• The principle of good faith, according to which suppliers must act in a fair and transparent manner towards consumers, avoiding all conduct that misrepresents or maliciously conceals information, or that is intended to confuse the consumer.

In addition, the circular establishes that all companies must inform in a timely, visible manner and with the possibility of storing information about the terms and conditions. SERNAC interprets the terms and conditions as standard form contracts that must include the provider’s privacy policy.

Interpretative circular on the criteria of equity in the stipulations contained in standard form contracts referring to the collection and processing of the personal data of consumers

SERNAC may control and supervise, through its officials, the clauses that are established in the terms and conditions of the providers, and especially in their privacy policies, in the following aspects:

  • control of form – the transparency of the privacy policy and of any stipulation or condition related to the processing of personal data;
  • clauses that contemplate the modification, suspension, or unilateral termination of the contractual relationship;
  • clauses that charge the consumer for the effects of any deficiencies, omissions or errors;
  • clauses that establish absolute limitations of liability towards the consumer; and
  • clauses that contravene contractual good faith.

Interpretative circular on consumer protection against the use of artificial intelligence systems

This circular includes a series of interpretative rules that aim to establish the meaning and scope of the regulations on the protection of consumer rights and protection of personal data that the SERNAC is responsible for monitoring, in the face of the risks derived from AI systems in the framework of a consumer relationship:

  • delivery of truthful, timely and transparent information;
  • safeguarding freedom of choice;
  • consumer safety;
  • prohibition of all arbitrary discrimination; and
  • protection of consumers’ personal data.

The Electronic Commerce Regulation

The Electronic Commerce Regulation came into force in 2022 and is applicable to sellers who offer goods or services on electronic commerce platforms in exchange for a price or fee, and to operators of electronic commerce platforms that offer the products or services of third parties.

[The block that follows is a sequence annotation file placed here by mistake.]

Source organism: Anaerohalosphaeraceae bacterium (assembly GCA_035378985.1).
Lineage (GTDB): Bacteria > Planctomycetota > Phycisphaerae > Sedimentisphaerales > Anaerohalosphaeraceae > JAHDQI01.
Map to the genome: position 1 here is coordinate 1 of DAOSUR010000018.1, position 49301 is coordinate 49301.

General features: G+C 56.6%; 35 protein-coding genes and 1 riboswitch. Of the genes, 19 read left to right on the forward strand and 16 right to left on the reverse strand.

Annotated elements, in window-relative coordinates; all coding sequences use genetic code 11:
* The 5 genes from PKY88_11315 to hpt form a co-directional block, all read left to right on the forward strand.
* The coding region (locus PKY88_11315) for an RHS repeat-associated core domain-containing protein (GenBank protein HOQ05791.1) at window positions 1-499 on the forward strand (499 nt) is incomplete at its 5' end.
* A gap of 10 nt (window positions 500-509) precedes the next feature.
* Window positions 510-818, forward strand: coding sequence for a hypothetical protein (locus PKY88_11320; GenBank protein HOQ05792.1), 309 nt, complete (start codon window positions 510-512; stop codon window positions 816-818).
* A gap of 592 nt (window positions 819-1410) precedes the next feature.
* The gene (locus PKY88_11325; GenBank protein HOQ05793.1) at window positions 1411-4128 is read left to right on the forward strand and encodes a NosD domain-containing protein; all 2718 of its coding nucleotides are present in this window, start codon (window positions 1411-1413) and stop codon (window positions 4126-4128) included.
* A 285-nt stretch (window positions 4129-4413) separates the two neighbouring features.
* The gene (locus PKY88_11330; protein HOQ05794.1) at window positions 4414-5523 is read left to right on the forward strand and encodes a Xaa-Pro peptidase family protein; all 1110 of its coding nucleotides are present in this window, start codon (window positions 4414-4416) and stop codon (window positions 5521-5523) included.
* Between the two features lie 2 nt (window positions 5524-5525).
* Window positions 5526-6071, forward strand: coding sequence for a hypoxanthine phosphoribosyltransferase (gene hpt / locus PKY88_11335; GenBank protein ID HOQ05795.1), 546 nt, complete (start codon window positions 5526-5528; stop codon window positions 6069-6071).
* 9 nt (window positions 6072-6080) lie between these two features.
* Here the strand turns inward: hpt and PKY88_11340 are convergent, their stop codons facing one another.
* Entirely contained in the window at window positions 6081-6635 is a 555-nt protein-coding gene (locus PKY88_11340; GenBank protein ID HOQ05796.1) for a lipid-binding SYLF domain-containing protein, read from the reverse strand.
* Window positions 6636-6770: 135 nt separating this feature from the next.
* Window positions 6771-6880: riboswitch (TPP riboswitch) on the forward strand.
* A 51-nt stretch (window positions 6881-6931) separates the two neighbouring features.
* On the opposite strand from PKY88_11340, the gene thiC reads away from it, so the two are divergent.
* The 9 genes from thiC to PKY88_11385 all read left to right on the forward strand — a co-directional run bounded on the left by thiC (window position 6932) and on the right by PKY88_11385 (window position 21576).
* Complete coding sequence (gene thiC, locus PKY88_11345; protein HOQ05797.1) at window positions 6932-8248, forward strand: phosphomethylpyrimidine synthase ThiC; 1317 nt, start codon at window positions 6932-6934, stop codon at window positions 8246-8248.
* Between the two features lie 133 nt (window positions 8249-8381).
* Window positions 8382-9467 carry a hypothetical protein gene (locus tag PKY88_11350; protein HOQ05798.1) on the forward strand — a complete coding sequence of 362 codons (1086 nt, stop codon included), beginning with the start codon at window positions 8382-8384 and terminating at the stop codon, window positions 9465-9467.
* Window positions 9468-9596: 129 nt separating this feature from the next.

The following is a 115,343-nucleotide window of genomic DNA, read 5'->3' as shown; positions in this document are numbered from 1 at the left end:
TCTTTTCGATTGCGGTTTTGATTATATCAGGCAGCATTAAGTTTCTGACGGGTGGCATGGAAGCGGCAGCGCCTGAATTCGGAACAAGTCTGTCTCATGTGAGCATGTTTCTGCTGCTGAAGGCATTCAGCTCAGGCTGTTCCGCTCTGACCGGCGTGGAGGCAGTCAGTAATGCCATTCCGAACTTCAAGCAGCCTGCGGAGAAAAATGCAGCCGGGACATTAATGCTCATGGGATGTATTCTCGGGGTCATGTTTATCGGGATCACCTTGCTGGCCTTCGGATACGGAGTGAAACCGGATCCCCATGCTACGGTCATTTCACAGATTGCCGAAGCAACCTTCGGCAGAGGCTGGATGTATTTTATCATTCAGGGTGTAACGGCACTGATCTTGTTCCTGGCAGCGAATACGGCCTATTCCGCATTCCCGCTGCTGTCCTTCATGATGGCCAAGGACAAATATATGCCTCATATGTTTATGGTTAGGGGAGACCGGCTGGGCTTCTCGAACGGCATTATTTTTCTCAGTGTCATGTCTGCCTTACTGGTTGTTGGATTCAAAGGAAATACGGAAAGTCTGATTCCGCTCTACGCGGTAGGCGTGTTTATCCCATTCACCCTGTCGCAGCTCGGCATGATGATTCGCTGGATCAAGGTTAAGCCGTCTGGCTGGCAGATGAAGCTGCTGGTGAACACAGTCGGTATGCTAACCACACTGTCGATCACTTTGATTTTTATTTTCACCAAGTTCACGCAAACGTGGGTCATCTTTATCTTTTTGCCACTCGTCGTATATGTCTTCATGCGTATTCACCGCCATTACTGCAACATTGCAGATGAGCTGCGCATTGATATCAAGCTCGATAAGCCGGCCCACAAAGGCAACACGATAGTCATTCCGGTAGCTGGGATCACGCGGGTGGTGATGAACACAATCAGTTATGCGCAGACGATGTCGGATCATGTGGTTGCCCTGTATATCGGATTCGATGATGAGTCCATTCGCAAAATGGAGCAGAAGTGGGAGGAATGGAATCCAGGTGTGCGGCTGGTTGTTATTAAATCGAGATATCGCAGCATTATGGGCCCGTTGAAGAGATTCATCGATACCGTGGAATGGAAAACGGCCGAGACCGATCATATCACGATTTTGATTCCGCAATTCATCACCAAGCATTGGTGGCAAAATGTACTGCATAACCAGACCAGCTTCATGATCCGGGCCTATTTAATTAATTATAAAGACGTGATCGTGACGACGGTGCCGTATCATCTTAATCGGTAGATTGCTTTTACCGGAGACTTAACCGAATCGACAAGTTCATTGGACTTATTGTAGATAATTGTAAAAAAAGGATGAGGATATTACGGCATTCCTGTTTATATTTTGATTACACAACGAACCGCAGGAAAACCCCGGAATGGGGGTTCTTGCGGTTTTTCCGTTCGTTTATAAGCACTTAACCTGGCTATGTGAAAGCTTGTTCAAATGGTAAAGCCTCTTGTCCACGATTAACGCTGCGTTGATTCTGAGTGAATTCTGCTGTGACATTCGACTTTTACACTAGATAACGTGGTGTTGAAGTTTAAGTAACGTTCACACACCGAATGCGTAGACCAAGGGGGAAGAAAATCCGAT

In the regulation, electronic commerce platforms are understood as any website or platform, accessible through electronic means, which allows sellers to offer products or services, and consumers to acquire or contract them, as appropriate. The following are not considered to be electronic commerce platforms: internet sites or online payment service platforms; those where consumers cannot purchase the products or contract the services offered, regardless of whether or not the payment is made through the website or platform; those on which only advertising is displayed; and those on which the consumer is redirected to the websites or platforms of sellers.

With regard to consent, the regulation establishes that consent will not be deemed to have been given if the consumer has not previously had clear, understandable and unambiguous access to the general conditions of the contract and the possibility of storing or printing them.

In addition, the regulation establishes that silence does not constitute acceptance in acts of consumption, and that merely visiting an e-commerce platform does not impose any obligation on the consumer, unless they have unequivocally accepted the terms and conditions offered by the user or platform operator.

There are no other major issues regarding data protection and privacy in Chile.

Magliona Abogados

Andrés Bello 2687
Piso 24, Las Condes
Santiago
Chile

+56 2 3210 0030

+56 2 2 377 9451

contacto@magliona.cl www.magliona.cl
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Law and Practice in Chile

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Magliona Abogados specialises in corporate matters, tax services, complex business litigation and finance structures, telecommunications, technology law, intellectual property, and government relations and public policy, including corporate structuring, due diligence planning, M&A, financial assistance, syndicated loans, liability restructuring and leasing. It has expertise in licensing and software development agreements, technological platforms, franchises, data protection and computer crime, as well as the distribution, production and financing of film and television. The firm’s clients encompass a wide range of enterprises, both local and multinational, engaged in banking and finance, technology and software, leasing and insurance. It also counsels public agencies and companies in the movie industry, as well as other diverse fields.